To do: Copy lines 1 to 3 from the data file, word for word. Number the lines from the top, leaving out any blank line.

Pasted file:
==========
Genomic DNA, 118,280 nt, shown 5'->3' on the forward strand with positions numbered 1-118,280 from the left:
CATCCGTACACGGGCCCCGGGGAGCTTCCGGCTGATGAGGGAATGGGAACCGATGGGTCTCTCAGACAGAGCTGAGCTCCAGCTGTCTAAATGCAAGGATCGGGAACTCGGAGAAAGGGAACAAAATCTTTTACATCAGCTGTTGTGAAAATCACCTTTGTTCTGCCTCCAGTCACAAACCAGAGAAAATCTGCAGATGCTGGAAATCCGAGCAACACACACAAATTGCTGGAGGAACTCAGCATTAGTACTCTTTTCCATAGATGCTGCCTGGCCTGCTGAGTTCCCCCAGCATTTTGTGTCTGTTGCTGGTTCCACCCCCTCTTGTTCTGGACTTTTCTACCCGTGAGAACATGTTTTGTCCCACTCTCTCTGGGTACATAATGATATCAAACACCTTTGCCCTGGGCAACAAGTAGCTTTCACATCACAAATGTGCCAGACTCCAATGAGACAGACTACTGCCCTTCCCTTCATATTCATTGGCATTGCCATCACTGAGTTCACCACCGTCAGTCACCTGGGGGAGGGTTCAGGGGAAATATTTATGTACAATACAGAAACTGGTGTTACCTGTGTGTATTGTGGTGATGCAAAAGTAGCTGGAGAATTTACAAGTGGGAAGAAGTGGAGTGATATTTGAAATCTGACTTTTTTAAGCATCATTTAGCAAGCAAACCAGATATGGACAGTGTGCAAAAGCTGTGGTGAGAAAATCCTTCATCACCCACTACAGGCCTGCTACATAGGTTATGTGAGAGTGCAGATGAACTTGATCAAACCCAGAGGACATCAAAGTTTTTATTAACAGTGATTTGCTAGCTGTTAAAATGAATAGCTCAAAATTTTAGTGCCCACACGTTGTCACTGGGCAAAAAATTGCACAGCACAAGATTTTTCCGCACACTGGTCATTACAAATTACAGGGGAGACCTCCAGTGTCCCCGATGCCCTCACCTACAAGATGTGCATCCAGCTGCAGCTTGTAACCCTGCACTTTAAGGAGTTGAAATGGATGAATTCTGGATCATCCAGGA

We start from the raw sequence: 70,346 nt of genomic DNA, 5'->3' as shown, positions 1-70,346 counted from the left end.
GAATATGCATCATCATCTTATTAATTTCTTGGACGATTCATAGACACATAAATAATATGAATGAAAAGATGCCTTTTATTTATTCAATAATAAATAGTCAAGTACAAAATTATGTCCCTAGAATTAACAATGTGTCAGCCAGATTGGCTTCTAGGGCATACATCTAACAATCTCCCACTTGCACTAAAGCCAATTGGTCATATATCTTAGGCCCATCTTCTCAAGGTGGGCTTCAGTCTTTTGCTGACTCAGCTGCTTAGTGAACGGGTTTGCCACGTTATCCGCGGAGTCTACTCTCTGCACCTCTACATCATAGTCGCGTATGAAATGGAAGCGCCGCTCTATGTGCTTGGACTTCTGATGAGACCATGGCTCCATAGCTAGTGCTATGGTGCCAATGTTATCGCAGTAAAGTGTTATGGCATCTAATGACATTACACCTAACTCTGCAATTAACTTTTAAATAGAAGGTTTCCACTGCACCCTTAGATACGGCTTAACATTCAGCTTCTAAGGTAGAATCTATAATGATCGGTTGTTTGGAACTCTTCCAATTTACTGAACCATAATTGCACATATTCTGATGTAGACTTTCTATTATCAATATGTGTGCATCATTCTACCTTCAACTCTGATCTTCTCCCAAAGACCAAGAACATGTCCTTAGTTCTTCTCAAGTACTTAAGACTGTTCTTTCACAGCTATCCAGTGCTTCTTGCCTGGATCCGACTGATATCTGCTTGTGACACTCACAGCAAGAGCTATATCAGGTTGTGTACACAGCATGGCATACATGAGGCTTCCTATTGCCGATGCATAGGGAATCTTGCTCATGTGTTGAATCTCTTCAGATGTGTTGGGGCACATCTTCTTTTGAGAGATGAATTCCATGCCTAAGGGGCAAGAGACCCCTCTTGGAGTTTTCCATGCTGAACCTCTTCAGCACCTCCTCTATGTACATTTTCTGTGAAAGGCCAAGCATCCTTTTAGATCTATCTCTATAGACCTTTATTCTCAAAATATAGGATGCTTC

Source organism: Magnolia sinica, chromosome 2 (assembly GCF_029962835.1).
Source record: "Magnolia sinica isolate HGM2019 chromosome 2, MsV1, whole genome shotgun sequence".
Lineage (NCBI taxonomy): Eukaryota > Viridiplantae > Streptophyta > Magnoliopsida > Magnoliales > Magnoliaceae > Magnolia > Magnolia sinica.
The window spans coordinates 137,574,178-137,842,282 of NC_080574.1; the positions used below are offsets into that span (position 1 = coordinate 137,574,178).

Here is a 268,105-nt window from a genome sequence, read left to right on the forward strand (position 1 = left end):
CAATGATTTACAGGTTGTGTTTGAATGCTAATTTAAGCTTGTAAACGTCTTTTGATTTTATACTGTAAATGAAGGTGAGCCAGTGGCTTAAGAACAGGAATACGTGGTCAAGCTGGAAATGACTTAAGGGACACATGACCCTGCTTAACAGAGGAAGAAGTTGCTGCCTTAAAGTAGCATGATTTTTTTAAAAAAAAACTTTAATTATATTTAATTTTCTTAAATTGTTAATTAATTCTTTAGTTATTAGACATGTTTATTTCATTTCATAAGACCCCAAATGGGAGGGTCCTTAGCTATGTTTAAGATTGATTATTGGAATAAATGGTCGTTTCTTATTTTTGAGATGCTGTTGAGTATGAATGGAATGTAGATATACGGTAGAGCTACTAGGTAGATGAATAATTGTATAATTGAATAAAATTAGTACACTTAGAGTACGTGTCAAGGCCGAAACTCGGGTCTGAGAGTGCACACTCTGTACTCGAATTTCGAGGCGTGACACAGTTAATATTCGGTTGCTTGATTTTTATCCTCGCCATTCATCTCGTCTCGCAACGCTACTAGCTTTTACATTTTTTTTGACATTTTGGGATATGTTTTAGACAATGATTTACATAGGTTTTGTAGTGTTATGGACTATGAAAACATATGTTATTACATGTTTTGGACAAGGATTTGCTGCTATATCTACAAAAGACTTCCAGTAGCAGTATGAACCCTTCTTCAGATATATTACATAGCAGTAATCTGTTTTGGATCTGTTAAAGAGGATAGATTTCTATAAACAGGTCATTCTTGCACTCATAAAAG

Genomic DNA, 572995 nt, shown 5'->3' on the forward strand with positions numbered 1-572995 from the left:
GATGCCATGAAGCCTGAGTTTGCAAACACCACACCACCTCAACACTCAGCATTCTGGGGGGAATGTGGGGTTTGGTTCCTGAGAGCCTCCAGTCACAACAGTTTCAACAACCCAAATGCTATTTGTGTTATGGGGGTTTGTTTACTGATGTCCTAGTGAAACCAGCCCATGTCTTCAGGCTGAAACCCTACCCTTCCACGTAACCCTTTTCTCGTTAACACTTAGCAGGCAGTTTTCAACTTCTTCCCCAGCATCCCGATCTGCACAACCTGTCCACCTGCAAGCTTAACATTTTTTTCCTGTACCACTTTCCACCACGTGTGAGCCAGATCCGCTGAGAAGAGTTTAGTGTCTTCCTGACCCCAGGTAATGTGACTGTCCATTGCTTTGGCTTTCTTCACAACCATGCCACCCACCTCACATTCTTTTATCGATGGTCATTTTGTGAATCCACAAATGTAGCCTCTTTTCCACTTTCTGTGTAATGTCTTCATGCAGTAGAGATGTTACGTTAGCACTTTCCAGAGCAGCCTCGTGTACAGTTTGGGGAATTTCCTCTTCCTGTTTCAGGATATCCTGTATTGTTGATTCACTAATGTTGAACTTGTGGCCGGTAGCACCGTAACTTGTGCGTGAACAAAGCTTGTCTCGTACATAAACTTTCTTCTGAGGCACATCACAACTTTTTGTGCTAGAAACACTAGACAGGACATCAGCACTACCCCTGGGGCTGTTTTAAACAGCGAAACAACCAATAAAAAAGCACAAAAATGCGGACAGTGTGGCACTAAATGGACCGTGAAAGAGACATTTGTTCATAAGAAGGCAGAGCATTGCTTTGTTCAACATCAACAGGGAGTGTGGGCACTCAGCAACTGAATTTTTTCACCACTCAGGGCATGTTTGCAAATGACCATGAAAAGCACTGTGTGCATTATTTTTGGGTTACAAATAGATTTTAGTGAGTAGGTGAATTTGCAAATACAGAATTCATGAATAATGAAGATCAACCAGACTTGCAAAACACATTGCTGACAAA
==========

Genomic DNA, 118,280 nt, shown 5'->3' on the forward strand with positions numbered 1-118,280 from the left:
CATCCGTACACGGGCCCCGGGGAGCTTCCGGCTGATGAGGGAATGGGAACCGATGGGTCTCTCAGACAGAGCTGAGCTCCAGCTGTCTAAATGCAAGGATCGGGAACTCGGAGAAAGGGAACAAAATCTTTTACATCAGCTGTTGTGAAAATCACCTTTGTTCTGCCTCCAGTCACAAACCAGAGAAAATCTGCAGATGCTGGAAATCCGAGCAACACACACAAATTGCTGGAGGAACTCAGCATTAGTACTCTTTTCCATAGATGCTGCCTGGCCTGCTGAGTTCCCCCAGCATTTTGTGTCTGTTGCTGGTTCCACCCCCTCTTGTTCTGGACTTTTCTACCCGTGAGAACATGTTTTGTCCCACTCTCTCTGGGTACATAATGATATCAAACACCTTTGCCCTGGGCAACAAGTAGCTTTCACATCACAAATGTGCCAGACTCCAATGAGACAGACTACTGCCCTTCCCTTCATATTCATTGGCATTGCCATCACTGAGTTCACCACCGTCAGTCACCTGGGGGAGGGTTCAGGGGAAATATTTATGTACAATACAGAAACTGGTGTTACCTGTGTGTATTGTGGTGATGCAAAAGTAGCTGGAGAATTTACAAGTGGGAAGAAGTGGAGTGATATTTGAAATCTGACTTTTTTAAGCATCATTTAGCAAGCAAACCAGATATGGACAGTGTGCAAAAGCTGTGGTGAGAAAATCCTTCATCACCCACTACAGGCCTGCTACATAGGTTATGTGAGAGTGCAGATGAACTTGATCAAACCCAGAGGACATCAAAGTTTTTATTAACAGTGATTTGCTAGCTGTTAAAATGAATAGCTCAAAATTTTAGTGCCCACACGTTGTCACTGGGCAAAAAATTGCACAGCACAAGATTTTTCCGCACACTGGTCATTACAAATTACAGGGGAGACCTCCAGTGTCCCCGATGCCCTCACCTACAAGATGTGCATCCAGCTGCAGCTTGTAACCCTGCACTTTAAGGAGTTGAAATGGATGAATTCTGGATCATCCAGGA

We start from the raw sequence: 70,346 nt of genomic DNA, 5'->3' as shown, positions 1-70,346 counted from the left end.